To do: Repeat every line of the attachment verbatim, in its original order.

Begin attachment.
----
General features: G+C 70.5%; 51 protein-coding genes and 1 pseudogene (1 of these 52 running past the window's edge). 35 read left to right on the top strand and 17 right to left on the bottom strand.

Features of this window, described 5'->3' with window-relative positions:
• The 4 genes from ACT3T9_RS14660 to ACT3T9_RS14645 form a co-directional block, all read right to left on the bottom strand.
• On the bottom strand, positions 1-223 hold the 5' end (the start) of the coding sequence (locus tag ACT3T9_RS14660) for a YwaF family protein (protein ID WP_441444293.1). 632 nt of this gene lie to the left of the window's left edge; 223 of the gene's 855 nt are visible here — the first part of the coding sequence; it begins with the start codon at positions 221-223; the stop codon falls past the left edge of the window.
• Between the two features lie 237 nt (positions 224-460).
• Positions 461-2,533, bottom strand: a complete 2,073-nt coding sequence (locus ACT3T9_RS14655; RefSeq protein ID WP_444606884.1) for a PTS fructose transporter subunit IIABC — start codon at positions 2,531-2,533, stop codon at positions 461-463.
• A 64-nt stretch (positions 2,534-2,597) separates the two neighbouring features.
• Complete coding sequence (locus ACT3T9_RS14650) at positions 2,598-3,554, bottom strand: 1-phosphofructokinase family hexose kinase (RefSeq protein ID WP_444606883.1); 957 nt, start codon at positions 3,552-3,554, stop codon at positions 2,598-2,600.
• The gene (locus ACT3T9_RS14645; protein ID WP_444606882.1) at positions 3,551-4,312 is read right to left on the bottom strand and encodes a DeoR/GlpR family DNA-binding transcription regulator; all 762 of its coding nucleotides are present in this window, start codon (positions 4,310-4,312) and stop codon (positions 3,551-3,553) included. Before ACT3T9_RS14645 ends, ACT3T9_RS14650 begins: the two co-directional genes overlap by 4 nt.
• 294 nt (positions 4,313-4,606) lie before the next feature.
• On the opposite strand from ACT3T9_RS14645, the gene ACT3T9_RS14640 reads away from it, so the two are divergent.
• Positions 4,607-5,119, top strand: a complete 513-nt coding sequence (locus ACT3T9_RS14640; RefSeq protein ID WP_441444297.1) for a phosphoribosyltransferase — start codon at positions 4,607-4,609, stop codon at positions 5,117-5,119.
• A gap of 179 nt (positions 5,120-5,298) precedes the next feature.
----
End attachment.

General features: G+C 70.5%; 51 protein-coding genes and 1 pseudogene (1 of these 52 running past the window's edge). 35 read left to right on the top strand and 17 right to left on the bottom strand.

Features of this window, described 5'->3' with window-relative positions:
• The 4 genes from ACT3T9_RS14660 to ACT3T9_RS14645 form a co-directional block, all read right to left on the bottom strand.
• On the bottom strand, positions 1-223 hold the 5' end (the start) of the coding sequence (locus tag ACT3T9_RS14660) for a YwaF family protein (protein ID WP_441444293.1). 632 nt of this gene lie to the left of the window's left edge; 223 of the gene's 855 nt are visible here — the first part of the coding sequence; it begins with the start codon at positions 221-223; the stop codon falls past the left edge of the window.
• Between the two features lie 237 nt (positions 224-460).
• Positions 461-2,533, bottom strand: a complete 2,073-nt coding sequence (locus ACT3T9_RS14655; RefSeq protein ID WP_444606884.1) for a PTS fructose transporter subunit IIABC — start codon at positions 2,531-2,533, stop codon at positions 461-463.
• A 64-nt stretch (positions 2,534-2,597) separates the two neighbouring features.
• Complete coding sequence (locus ACT3T9_RS14650) at positions 2,598-3,554, bottom strand: 1-phosphofructokinase family hexose kinase (RefSeq protein ID WP_444606883.1); 957 nt, start codon at positions 3,552-3,554, stop codon at positions 2,598-2,600.
• The gene (locus ACT3T9_RS14645; protein ID WP_444606882.1) at positions 3,551-4,312 is read right to left on the bottom strand and encodes a DeoR/GlpR family DNA-binding transcription regulator; all 762 of its coding nucleotides are present in this window, start codon (positions 4,310-4,312) and stop codon (positions 3,551-3,553) included. Before ACT3T9_RS14645 ends, ACT3T9_RS14650 begins: the two co-directional genes overlap by 4 nt.
• 294 nt (positions 4,313-4,606) lie before the next feature.
• On the opposite strand from ACT3T9_RS14645, the gene ACT3T9_RS14640 reads away from it, so the two are divergent.
• Positions 4,607-5,119, top strand: a complete 513-nt coding sequence (locus ACT3T9_RS14640; RefSeq protein ID WP_441444297.1) for a phosphoribosyltransferase — start codon at positions 4,607-4,609, stop codon at positions 5,117-5,119.
• A gap of 179 nt (positions 5,120-5,298) precedes the next feature.